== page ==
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Workplace Well Being


Workplace Wellness released the worrying statistic that 1 in 4 people calling an employee assistance helpline said that work place stress is the route of their problem.

We are typically working longer hours, enduring lengthier commutes and with mobile technology keeping us ‘on’ for most parts of the day, is it any wonder that we feel we don’t have time to relax – are we all stressed out?

How often do we even take the time to really think about how we are feeling – mentally, physically and emotionally? Do we stop to consider how this is effecting our performance, behaviour and decision making?

In 2014/15 stress accounted for 35% of all work related ill health cases and 43% of all working days lost due to ill health.

The main work factors cited by respondents as causing work related stress, depression or anxiety (LFS, 2009/10-2011/12) were workload pressures, including tight deadlines and too much responsibility and a lack of managerial support.

It was with this data in mind, I attended the South Wales Coaching Network session, ‘Mindfulness in the Workplace’. Deryl Dix led this practical session and I can honestly say, I had a mini ‘eureka’ moment.

I had attended Deryl’s previous workshop so was already warmed up and engaged in the premise of Mindfulness but what I had failed to do was actually implement any of these practices.

This weeks meeting actually showed me how I could do small things everyday that could dramatically change both my wellbeing and ultimately, my performance in work.

Taking a few minutes at the beginning of a task or meeting to completely clear the mind and really consider ‘what is my primary goal/ focus here ?’ allows you to really engage in the now. We did some practical meditative exercises that encouraged us to be wholly present. As an obsessive mental and physical list maker, this was quite a liberating experience!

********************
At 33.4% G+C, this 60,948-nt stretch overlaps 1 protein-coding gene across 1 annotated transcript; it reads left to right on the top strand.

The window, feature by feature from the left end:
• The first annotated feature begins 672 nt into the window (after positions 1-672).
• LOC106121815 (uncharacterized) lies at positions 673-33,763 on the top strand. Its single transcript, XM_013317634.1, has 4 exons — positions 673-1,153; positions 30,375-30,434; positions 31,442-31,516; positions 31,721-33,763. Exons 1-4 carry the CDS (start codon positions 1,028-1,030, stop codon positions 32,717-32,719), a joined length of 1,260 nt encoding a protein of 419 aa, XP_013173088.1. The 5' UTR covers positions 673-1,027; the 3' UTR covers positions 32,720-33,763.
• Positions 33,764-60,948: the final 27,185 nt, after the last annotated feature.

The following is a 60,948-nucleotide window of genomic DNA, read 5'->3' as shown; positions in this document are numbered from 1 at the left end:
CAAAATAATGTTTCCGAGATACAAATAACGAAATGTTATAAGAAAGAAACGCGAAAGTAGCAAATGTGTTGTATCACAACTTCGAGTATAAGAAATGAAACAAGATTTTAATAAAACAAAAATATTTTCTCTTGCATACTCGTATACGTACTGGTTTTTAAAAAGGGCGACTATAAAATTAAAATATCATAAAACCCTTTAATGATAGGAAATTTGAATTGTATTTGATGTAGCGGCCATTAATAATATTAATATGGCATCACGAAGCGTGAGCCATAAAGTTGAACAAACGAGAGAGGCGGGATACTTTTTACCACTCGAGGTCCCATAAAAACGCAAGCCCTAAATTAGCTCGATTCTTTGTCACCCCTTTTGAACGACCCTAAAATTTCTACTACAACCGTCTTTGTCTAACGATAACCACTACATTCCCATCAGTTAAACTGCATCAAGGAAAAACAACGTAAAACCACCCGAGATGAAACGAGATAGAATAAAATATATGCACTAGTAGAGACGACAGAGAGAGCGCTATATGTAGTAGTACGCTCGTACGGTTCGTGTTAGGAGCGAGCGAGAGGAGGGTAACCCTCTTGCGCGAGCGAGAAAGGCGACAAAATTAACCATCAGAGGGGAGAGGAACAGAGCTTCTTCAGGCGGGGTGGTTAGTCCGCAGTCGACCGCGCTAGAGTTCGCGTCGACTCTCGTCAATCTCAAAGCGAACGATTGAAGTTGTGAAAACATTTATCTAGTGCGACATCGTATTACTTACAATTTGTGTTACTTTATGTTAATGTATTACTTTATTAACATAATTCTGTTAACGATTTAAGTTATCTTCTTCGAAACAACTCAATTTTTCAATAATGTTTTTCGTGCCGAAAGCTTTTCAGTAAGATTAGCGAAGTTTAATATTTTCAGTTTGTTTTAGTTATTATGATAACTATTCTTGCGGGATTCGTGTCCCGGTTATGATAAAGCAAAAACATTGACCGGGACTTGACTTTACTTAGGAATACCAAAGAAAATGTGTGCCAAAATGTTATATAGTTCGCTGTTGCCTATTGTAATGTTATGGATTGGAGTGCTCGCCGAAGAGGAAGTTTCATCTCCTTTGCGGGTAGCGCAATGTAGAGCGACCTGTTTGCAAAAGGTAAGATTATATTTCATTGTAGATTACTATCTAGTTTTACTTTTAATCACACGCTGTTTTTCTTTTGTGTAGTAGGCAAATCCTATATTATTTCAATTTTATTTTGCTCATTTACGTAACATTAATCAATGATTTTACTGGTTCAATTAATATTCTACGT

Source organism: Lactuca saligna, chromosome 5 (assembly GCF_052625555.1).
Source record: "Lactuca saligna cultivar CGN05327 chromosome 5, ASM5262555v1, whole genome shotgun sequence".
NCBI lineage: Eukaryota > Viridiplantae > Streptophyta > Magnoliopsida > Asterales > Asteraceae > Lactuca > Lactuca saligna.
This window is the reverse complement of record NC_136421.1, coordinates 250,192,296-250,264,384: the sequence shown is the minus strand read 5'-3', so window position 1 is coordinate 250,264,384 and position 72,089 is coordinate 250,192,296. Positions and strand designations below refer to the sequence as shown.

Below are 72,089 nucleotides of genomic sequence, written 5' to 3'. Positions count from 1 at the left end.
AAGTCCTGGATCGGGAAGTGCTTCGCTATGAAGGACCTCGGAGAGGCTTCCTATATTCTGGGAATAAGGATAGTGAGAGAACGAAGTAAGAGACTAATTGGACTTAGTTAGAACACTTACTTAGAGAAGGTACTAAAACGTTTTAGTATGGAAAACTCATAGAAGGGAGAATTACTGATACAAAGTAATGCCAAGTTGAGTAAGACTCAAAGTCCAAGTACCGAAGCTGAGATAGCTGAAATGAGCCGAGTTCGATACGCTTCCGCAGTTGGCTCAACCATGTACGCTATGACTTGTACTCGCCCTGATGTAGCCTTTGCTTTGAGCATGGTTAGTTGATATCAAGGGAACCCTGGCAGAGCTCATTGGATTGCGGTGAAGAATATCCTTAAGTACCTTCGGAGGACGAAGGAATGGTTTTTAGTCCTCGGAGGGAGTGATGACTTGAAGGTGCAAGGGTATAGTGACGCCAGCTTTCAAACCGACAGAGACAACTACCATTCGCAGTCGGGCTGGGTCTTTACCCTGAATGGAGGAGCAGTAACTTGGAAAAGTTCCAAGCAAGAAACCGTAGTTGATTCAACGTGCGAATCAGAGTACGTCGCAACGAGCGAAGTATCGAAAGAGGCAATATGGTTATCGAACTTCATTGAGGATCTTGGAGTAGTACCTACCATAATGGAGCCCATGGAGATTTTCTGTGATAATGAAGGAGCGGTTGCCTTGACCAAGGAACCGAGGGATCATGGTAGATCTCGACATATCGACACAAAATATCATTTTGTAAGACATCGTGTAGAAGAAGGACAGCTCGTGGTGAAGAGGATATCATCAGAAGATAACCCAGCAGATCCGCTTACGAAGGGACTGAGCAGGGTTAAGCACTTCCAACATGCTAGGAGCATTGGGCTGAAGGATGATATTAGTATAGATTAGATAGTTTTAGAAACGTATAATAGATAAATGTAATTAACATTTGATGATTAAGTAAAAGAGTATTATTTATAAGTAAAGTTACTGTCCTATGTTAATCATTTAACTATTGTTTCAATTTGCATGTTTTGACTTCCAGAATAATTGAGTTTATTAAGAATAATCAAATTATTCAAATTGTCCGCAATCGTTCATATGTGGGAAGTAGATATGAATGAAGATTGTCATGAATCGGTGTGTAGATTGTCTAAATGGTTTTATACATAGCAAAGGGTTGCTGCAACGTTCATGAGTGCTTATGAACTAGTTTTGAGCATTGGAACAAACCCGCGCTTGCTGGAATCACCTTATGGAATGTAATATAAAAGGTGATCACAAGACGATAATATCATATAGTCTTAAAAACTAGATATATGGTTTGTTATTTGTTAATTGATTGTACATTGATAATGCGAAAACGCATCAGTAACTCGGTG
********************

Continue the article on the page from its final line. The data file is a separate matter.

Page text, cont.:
There was much frank discussion about how we go about introducing Mindfulness into the workplace, especially if there may be some cultural resistance. Some of these ideas included:

  • Having clear intentions – Why do you want to introduce mindfulness to your organisation? What need will it meet? What benefits do you hope for?
  • Consult with staff, involve them at all stages
  • Evaluate the programme to learn from the experience and make the benefits introduced sustainable.

Many studies have shown the benefits of Mindfulness in the workplace, key benefits include:

  • Increased levels of emotional intelligence
  • Increased attention – able to concentrate for longer
  • Reduced levels of stress
  • Better decision making
  • Increased higher level cognitive skills
  • Increased creative problem solving skills

So, this time around I am going to practice what I’ve been preaching. This Monday a more mindful me is at work – watch this space!

If you would like any information on South Wales Coaching Network, please contact laura@insight-hrc.co.uk.

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